Charles Taylor today denied prosecution allegations that he ordered Sierra Leonean rebels to attack Guinea in 2000 to oust its then president, Lansana Conte, whom Mr. Taylor accused of supporting fighters to attack his own government in Liberia.
“No I did not, no I did not,” the accused former Liberian president kept repeating as he answered questions about whether he sent Sierra Leonean rebel forces to attack Guinea. “We were being attacked by LURD [Liberians United for Reconciliation and Democracy] from Guinea but I was equally busy with other issues that were not war-like.”
“It was in my best interest to attack Guinea but why not use Liberians for that?” Mr. Taylor asked.
Among other things, Mr. Taylor is charged with failing to prevent or punish crimes committed by Sierra Leonean rebel forces alleged to be under his control during the country’s 11-year conflict, as well as aiding and abetting the crimes they committed. Today, Mr. Taylor was responding to the evidence of two prosecution witnesses, Mohamed Marvin Mansaray and Abu Keita, who both had given evidence to the Special Court for Sierra Leone about Mr. Taylor’s alleged control of Sierra Leonean rebel forces and the assistance he provided to the rebels in their attacks.
In his March 2008 testimony, Witness Mansaray testified that sometime in July 2000, Revolutionary United Front (RUF) commander Issa Sesay told RUF fighters that Mr. Taylor had given an order for them to attack Guinea. The witness said that Mr. Taylor provided arms and ammunition, including bombs, for the operation.
Witness Mansaray’s testimony reinforced an earlier witness’s testimony, Abu Keita, who in his January 2008 testimony told the Special Court for Sierra Leone that after the release of UN peacekeepers who were held hostage by RUF rebels in 2000, Mr. Taylor gave orders to the RUF to attack Guinea. The attack, Witness Keita said, was led by an RUF commander called Short Bai Bureh. The witness said that Mr. Taylor gave RUF commander Mr. Sesay a satellite phone and 50 boxes of ammunition. Mr. Taylor today told the judges in his testimony that this never happened.
“Never happened. Oh my dear, it is just too much. It is a blatant lie. There is no such thing as anybody getting even one box of ammunition from me,” he said.
Mr. Taylor also dismissed as “lies” Witness Keita’s testimony that sometime in August 1999, he (Taylor) gave orders to the RUF to join the Armed Forces of Liberia (AFL) and Mr. Taylor’s Anti Terrorist Unit (ATU) fighters to fight against LURD rebels in Lofa County, Liberia.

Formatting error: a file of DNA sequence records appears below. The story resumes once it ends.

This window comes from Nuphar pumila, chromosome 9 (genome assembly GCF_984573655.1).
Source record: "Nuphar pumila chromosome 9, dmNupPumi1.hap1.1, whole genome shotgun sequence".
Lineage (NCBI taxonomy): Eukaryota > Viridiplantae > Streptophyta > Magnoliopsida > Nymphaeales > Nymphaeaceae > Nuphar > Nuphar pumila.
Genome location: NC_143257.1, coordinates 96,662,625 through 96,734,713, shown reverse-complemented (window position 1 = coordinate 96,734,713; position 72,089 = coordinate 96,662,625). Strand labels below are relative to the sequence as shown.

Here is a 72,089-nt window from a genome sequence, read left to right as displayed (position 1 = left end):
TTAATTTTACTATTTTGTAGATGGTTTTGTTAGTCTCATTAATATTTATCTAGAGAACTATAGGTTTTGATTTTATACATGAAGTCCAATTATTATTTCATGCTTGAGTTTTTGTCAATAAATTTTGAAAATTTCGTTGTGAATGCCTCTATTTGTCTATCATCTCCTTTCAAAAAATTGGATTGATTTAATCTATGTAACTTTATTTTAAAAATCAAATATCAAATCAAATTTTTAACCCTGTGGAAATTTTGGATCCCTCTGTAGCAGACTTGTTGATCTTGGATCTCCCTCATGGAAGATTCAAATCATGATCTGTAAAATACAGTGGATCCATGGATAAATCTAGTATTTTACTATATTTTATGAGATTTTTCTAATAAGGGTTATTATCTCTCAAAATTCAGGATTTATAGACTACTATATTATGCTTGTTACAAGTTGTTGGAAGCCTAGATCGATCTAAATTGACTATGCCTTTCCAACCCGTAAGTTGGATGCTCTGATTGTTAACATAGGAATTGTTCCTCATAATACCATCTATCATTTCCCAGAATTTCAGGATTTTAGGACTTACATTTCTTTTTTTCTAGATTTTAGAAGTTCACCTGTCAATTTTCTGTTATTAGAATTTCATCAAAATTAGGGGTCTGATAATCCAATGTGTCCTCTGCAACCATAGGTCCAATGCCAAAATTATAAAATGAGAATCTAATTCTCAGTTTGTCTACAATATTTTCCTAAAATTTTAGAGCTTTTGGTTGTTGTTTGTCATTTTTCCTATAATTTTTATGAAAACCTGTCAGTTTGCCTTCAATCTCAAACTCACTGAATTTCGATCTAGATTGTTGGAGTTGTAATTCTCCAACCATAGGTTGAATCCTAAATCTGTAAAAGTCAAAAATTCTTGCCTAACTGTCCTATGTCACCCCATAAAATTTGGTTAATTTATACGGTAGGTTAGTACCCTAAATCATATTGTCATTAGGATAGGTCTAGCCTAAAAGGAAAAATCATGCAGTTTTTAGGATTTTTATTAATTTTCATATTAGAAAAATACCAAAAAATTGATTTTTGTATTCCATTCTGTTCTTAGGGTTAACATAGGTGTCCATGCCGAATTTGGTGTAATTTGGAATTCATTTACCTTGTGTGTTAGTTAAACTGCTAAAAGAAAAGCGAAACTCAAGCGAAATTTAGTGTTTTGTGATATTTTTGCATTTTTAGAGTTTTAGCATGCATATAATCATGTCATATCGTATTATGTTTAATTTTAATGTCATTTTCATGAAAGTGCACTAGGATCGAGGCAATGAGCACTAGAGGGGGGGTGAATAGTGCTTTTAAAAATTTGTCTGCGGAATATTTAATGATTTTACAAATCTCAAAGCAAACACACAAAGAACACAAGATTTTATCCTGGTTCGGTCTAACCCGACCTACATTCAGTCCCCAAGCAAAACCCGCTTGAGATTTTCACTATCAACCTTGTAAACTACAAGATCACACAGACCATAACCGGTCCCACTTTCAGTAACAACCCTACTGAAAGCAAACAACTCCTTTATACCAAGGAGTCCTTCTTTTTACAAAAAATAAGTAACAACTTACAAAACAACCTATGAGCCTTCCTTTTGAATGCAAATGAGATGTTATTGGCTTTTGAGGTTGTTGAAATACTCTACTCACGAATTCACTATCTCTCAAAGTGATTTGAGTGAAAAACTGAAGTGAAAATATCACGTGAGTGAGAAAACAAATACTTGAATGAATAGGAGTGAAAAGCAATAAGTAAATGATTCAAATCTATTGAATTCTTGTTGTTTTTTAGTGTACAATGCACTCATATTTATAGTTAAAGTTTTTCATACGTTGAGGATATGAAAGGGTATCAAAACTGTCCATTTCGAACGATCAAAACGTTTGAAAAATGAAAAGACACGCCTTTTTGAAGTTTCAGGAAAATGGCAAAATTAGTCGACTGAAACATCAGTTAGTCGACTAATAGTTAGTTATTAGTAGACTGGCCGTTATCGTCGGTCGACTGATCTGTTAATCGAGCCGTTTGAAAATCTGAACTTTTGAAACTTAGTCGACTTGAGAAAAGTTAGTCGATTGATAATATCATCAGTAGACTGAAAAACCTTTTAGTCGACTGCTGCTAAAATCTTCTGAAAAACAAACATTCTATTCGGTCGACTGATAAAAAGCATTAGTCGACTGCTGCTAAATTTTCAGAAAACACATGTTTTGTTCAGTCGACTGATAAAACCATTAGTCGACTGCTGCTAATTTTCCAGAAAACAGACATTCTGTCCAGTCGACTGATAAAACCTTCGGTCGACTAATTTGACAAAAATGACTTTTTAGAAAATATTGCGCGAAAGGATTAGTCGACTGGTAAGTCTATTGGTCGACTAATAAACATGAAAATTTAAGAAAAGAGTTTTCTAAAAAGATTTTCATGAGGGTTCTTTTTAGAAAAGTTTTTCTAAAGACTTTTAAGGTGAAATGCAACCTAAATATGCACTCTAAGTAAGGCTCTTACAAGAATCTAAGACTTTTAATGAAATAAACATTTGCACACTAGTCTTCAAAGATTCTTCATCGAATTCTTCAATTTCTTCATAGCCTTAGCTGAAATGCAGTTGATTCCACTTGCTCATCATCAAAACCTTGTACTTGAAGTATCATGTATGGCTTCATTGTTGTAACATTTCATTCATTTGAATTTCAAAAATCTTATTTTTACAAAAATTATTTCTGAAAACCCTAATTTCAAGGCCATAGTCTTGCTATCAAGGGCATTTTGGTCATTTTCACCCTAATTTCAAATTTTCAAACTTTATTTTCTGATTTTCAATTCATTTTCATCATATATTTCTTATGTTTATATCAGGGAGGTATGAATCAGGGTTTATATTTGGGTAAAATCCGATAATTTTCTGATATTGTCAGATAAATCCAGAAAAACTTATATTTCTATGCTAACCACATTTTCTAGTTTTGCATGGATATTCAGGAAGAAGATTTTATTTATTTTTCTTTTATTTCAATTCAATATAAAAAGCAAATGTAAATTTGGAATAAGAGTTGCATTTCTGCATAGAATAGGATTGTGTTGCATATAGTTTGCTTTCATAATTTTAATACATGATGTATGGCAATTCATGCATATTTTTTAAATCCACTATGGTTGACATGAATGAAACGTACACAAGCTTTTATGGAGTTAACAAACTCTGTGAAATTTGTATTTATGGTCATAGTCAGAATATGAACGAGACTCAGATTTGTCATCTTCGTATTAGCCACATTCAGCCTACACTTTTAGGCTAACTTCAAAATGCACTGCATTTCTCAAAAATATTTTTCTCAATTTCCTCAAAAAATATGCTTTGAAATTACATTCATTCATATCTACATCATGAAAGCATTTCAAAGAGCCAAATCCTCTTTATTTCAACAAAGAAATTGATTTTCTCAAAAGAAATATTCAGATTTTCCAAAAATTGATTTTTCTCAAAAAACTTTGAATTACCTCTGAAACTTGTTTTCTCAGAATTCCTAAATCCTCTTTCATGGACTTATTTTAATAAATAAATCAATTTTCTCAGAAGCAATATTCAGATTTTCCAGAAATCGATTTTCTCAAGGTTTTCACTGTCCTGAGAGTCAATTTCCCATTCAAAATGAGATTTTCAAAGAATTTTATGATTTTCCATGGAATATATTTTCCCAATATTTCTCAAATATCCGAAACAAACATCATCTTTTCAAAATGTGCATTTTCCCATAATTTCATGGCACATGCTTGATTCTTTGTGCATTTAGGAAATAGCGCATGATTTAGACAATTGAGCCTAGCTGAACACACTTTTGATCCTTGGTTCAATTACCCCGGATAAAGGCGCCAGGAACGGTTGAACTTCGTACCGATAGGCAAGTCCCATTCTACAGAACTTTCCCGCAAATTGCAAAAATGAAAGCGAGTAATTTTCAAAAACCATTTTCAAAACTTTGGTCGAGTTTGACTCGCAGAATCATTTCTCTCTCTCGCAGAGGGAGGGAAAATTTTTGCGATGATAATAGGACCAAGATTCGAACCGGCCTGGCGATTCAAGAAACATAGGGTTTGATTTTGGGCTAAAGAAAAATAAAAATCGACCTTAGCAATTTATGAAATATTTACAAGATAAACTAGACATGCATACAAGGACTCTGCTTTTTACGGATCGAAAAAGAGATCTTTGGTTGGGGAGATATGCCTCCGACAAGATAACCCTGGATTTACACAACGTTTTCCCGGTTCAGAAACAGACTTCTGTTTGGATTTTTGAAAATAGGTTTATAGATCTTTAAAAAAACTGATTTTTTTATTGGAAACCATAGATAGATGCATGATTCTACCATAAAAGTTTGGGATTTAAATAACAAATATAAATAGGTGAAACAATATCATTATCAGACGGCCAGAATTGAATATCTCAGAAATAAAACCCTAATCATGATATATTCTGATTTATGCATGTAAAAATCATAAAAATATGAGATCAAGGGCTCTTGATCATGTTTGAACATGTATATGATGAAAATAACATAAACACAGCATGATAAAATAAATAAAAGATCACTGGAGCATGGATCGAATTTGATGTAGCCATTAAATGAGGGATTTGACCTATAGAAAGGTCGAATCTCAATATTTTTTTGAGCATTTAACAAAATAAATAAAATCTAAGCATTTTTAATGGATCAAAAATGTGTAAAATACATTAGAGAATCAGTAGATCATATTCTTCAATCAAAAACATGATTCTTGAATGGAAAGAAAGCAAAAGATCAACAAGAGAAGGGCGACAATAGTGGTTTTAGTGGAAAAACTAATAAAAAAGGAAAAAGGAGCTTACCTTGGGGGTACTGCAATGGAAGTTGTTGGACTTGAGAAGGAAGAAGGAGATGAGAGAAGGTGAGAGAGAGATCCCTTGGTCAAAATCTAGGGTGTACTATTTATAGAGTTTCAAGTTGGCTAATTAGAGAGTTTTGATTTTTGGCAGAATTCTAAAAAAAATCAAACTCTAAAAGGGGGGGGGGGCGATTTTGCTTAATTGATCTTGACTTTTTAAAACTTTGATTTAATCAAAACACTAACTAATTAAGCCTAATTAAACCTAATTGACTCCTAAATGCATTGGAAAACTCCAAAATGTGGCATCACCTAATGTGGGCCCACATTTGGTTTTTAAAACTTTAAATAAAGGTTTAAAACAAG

Mr. Taylor also denied allegations by both Witnesses Mansaray and Keita that the former Liberian president supplied weapons to RUF rebels, which they said were used to launch attacks against the government and people of Sierra Leone.
Witness Mansaray in his March 2008 testimony said that sometime in April 1999, Mr. Taylor supplied the RUF with weapons, including an anti aircraft twin barrel gun. The weapons, the witness said, were presented at a muster parade in Magburaka, northern Sierra Leone. Mr. Taylor today denied supplying the RUF with any such weapon.
“No I did not. To have had a weapon of that sort means we did not disarm. A twin barrel anti aircraft gun is not a little piece of equipment. It takes two operators to fire that weapon and it is manned by a squad of ten men. Its not a little toy. It’s a blatant, blatant lie,” Mr. Taylor said.
Mr. Taylor had the same response for Witness Keita’s evidence that Mr. Taylor had provided weapons for use by RUF rebels in Sierra Leone. Mr. Taylor further dismissed Witness Keita’s allegations that together with RUF Commander Sam Bockarie and Mr. Taylor’s Special Security Unit (SSU) commander Benjamin Yeaten, he (Keita) had visited Mr. Taylor’s White Flower residence in October 1998. Mr. Taylor today said that he has never even met Witness Keita in person.
“I didn’t know the gentleman, never met him,” Mr. Taylor said.
“We are talking about October 1998. I was not living in White Flower at this time. I moved there on my birthday in January 1999,” he added.
Witness Keita testified in January 2008 that he was recruited by Benjamin Yeaten, on Mr. Taylor’s orders, to join the RUF in Sierra Leone and establish a unit there called the Scorpion Unit. Witness Keita said that the letter authorizing his appointment was signed by Mr. Taylor. Mr. Taylor denied the witness’s testimony. Mr. Taylor accused Witness Keita of having joined another rebel faction leader, Roosevelt Johnson, to fight against his (Taylor’s) forces.
“I would be stupid, very stupid to do that. Keita, who I know had demonstrated his disloyalty as an enemy combatant, to recruit him among thousands, I Charles Taylor, will never do that,” he said.
Mr. Taylor dismissed all of Witness Keita’s testimony as a “fabrication.”
“Abu Keita’s evidence is a blatant and intentional fabrication. I think he designed this,” he said.
Mr. Taylor’s testimony continues tomorrow.